Yale researcher to speak on cells, emerging cancer treatments
KINGSTON, R.I. – August 25, 2005 – Donald M. Engelman, the Eugene Higgins Professor of Molecular Biophysics and Biochemistry at Yale University, will speak at the University of Rhode Island on Thursday, Sept. 8 at 4 p.m.
The talk, “Building the Boundaries of Cells: The Architecture of Biological Membranes,” will be delivered in Room 271 of the Chafee Social Science Center, URI Kingston campus. It is free and open to the public.
Engelman studies cancer cell membrane and membrane proteins structure and organization. The fundamental research conducted in his lab led to the discovery of a membrane Ph-sensitive peptide. The peptide might lead to the development of a more effective method of cancer therapy and diagnosis.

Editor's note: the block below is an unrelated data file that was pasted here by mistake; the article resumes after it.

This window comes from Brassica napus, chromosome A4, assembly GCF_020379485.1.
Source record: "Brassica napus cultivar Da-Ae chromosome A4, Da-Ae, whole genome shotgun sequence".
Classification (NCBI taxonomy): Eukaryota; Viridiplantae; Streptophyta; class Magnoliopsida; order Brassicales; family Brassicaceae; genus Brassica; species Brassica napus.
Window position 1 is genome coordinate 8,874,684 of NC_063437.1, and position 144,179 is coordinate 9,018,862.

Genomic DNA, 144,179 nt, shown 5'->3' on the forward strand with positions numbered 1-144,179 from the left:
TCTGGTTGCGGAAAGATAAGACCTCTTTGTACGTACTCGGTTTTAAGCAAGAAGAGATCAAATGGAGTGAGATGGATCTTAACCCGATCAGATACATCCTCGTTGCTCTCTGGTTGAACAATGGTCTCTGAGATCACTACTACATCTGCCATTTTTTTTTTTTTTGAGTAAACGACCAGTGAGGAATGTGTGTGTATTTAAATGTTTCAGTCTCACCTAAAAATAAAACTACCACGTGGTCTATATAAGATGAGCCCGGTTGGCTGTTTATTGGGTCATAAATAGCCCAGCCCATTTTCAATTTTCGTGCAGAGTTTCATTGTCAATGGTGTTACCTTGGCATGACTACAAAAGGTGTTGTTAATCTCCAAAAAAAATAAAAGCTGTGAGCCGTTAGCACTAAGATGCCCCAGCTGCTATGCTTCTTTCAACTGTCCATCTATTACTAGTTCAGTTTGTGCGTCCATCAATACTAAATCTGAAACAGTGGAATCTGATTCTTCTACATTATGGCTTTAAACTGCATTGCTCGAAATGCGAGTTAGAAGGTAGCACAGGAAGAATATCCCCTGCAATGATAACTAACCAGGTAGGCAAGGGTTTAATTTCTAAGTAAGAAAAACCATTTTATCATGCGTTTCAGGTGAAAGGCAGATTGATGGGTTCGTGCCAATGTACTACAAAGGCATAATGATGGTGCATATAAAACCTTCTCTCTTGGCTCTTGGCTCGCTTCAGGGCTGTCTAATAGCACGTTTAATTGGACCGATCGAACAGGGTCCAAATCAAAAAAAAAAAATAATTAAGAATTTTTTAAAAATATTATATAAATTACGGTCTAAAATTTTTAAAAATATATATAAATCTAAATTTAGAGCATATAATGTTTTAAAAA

The peptide is being used by Yana Reshetnyak, an assistant professor of physics at the University of Rhode Island, to stop cancer cell growth without harming the healthy cells that surround them. The Russian-born Reshetnyak completed a postdoctoral fellowship in membrane biophysics with Engelman at Yale. The two scientists continue to collaborate.
He is chair of the science and technology steering committee of the Brookhaven National Laboratory and a member of the National Academy of Sciences.
Engelman’s speech is the annual Cruickshank Lecture, endowed by the trustees of the Gordon Research Conferences. The lecture is named after Alexander M. Cruickshank, who until his retirement in 1993, served as the conferences’ director for 47 years. Cruickshank is also a retired professor and was chair of URI’s Chemistry Department.